Kirk first came to minor galactic fame when he became the only Starfleet Academy student to beat the Kobayashi Maru test, a test designed as a no-win scenario that measured a Starfleet cadet’s character. On a simulated mission, cadets come across a ship called Kobayashi Maru that has become stranded in the “Neutral Zone” between the planets of the United Federation of Planets and the territories of the Klingon Empire. Cadets are presented with two options, either they go into the Neutral Zone to save the ship and potentially provoke the Klingons into battle, or abandon the ship stranded leaving all aboard to die. Of course, the program is designed so that engaging with the Klingons will always lead to death.
How did Kirk beat it? It was fairly simple; Kirk hacked the program prior to his test and altered the program so the Klingons could be defeated. Shockingly, Starfleet awarded Kirk a special commendation for “original thinking”. Kirk then advanced through the Starfleet rankings until he received a promotion to captain, the youngest person to ever achieve that rank in Starfleet. Kirk was given command of the USS Enterprise for a five-year mission “t to explore strange new worlds, to seek out new life and new civilizations, to boldly go where no man has gone before.”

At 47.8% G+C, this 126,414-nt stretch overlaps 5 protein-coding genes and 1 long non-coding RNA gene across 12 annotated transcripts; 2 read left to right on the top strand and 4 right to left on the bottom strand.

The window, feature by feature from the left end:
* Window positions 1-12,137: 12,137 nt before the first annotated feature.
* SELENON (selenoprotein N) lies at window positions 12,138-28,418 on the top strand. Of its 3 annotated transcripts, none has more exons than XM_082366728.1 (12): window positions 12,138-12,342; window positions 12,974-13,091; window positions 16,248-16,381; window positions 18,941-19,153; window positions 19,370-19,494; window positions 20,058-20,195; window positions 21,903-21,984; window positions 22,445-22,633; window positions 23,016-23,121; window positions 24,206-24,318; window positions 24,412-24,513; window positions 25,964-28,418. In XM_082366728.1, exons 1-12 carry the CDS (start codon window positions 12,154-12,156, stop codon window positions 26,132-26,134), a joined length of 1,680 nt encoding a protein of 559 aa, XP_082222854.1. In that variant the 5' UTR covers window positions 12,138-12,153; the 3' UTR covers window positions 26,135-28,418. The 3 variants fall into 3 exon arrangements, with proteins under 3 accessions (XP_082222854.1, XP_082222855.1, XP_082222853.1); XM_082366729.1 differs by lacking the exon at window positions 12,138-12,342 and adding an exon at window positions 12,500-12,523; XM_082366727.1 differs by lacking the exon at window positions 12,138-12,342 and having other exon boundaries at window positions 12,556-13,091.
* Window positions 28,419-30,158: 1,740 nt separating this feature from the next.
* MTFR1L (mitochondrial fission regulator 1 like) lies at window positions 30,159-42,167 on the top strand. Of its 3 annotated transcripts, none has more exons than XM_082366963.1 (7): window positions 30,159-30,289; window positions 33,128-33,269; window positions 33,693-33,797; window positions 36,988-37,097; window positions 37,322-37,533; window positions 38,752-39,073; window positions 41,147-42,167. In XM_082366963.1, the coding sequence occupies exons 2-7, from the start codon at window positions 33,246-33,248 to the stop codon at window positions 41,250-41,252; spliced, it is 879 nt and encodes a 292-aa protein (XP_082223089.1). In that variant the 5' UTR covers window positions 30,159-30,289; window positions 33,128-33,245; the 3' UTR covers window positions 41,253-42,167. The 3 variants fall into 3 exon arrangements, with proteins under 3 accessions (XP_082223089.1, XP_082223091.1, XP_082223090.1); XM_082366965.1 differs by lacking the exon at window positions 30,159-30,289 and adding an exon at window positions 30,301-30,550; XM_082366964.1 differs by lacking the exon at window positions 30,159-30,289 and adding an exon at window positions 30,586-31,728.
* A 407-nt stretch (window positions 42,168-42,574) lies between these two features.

From 1998 to 2008, the Las Vegas Hilton housed an attraction called Star Trek: The Experience. The attraction featured two simulator rides, a museum of Star Trek props and costumes and a promenade styled after that of the space station Deep Space Nine. On the promenade there were several shops and a restaurant based on DS9’s Quark’s Bar. At Quark’s, one could order food and drinks inspired by the Star Trek franchise including a James Tea Kirk. This potent concoction is pretty much a blue Long Island Iced Tea.
James Tea Kirk
- 3/4 ounce White Rum
- 3/4 ounce Gin
- 3/4 ounce Vodka
- 3/4 ounce Blue Curaco
- 1 ounce lemon lime soda
- 1 ounce sweet and sour mix
Pour all ingredients over ice in a highball glass.
Tomorrow: One of history’s greatest directors made more than just samurai films.